San Diego, CA radio show had a contest for a few years called the Mile of Men. Basically single men line up along a main road in San Diego and women drive up, take down their number and call into the radio station to reserve their date with him(date takes place enmasse at a nice restaurant in Balboa Park...that's San Diego's version of Central). Meat market is a little to kind as it was more like Lord of the Flies dating. Any girl could get any guy provided he wasn't taken. Which resulted in quite a few unhappy guys. You had 21 year old girls joustling with women in their 50's over guys. Trades offered, money chaging hands, I swear one lady even wanted to check my teeth(okay jk)...in short absolute insanity.

So there I was, simultaneously thrilled I was picked and ashamed I had done it in the first place.

Wow- isn't it amazing the things you remember from even back in third/fourth grade?!? Thanks for sharing your story- it was bittersweet and many of us can relate to something similar to that happening to us when we were little.


I love that Simpsons ref.

Heh. Michele, we are soul sisters.

Remind me to tell you my Susan English/bully story one day.

Got her good.

Great, once again I have the same experiences as Meryl and Michele... What worries me is everyone says my five-year old son is just like me. I don't want him to go through the school experience like I did. Any suggestions?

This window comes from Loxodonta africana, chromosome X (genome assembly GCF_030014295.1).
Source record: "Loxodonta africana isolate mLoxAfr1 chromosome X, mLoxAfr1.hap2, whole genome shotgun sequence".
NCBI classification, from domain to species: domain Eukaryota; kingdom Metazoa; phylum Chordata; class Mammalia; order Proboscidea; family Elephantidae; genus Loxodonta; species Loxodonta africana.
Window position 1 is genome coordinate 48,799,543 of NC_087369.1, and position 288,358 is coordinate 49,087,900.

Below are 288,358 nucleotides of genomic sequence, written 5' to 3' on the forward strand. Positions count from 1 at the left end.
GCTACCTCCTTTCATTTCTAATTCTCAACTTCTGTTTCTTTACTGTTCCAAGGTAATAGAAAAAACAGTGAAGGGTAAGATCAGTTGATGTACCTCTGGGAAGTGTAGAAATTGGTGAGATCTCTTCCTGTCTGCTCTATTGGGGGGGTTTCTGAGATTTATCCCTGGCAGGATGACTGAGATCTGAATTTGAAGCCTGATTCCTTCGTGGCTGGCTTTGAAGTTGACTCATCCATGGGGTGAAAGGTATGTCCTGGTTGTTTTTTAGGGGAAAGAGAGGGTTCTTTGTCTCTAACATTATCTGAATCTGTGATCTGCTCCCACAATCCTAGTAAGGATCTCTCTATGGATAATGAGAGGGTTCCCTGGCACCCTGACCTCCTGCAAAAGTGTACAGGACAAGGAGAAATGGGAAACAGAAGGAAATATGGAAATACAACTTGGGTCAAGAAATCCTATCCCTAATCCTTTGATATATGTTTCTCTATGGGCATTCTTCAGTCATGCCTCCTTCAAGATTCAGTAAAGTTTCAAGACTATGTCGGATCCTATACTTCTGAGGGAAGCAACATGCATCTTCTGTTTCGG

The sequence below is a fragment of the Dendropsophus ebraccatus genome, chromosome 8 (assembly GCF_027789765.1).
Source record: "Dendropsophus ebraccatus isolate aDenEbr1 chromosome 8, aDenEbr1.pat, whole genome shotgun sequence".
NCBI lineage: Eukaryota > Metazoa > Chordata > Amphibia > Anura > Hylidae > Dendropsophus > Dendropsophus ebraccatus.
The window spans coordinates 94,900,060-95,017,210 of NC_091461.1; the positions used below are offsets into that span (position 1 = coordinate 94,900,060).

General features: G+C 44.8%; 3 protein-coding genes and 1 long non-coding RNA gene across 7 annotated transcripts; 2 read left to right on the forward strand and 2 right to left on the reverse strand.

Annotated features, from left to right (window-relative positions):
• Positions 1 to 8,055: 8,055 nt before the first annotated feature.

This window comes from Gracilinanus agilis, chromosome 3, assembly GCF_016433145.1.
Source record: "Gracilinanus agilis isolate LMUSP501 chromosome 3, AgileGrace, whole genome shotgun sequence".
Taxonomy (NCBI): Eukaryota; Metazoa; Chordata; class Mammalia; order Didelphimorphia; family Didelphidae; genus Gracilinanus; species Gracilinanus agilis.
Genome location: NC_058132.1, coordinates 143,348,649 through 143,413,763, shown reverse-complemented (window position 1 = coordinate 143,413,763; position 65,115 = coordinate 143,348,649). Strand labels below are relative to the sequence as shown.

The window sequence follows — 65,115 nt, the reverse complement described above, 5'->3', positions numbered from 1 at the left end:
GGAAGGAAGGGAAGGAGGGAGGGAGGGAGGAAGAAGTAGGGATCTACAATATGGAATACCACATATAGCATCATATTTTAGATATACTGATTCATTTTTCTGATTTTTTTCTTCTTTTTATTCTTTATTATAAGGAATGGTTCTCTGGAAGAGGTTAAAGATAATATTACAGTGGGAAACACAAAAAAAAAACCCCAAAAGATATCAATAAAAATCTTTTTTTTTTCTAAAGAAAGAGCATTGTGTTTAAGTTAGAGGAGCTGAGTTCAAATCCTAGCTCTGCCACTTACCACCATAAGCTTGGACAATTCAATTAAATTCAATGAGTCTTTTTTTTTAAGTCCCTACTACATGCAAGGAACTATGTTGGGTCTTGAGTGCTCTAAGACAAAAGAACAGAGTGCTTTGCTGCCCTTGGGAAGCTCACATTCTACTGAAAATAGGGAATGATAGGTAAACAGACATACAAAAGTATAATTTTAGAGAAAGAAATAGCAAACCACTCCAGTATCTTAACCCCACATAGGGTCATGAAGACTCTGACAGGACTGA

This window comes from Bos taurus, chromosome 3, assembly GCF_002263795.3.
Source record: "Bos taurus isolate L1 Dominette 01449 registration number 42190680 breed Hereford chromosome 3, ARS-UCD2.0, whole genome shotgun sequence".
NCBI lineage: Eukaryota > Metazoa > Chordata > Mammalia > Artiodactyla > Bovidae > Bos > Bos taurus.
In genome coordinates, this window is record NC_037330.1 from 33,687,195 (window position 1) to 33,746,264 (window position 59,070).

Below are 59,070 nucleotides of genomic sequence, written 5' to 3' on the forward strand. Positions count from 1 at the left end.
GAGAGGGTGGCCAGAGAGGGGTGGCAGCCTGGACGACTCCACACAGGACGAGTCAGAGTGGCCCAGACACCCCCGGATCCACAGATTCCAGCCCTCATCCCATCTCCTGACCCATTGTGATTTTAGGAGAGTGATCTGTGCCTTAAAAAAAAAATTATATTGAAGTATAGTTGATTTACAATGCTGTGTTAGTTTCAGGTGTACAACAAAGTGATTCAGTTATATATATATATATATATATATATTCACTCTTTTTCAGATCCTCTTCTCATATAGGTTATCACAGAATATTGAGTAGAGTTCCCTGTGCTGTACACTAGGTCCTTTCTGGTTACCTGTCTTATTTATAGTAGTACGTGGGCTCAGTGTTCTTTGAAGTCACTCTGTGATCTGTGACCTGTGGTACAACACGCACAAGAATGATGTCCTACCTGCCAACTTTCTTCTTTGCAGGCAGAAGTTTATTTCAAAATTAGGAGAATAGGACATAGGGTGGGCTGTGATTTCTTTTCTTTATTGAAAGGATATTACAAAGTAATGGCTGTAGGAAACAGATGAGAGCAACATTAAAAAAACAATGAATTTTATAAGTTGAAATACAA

Too bad it has to be grade school. Freshman year in high school was the worst.

My parents had forced me to take Latin as my second language and to raise money for our trip to the Junior Clasical League convention, we had a bake sale and as part of the gig, we also sold "Latin Valentines," which meant you paid a buck, and some poor freshman had to call the person you wanted to woo and sing them "You are My Sunshine," in Latin. People would call it hazing today, but back then it was called tradition. The seniors, who had also done this as freshmen, all worked really hard to oversell the stupid singing valentines. My fifteen classmates and I had to each call about fifty people and sing that stupid song. Fortunately, I've blocked it from my memory. Can't remember it to save my life. Woohoo.

Oh, God, that blew.

my biggest v-day memory is from high school.

the "spirit squad" sold carnations - to be delivered at lunch - as a fundraiser.

I thought a particular fellow had a crush on me, and so I sat there that day with high hopes.

Were they fulfilled? of course not. My friends and I got to sit and watch as another girl across the room got carnation after carnation. And most of the girls got none.

of course, the reason that particular girl got so many carnations, we decided later, was that they were, shall we say, payment for services rendered. (Or at least that's what we told ourselves to make ourselves feel better: "sleep with a guy and he gives you a lousy carnation for it"). But you know, I still felt kind of bad I didn't get a stinkin' flower. Even now, it gripes me just a little...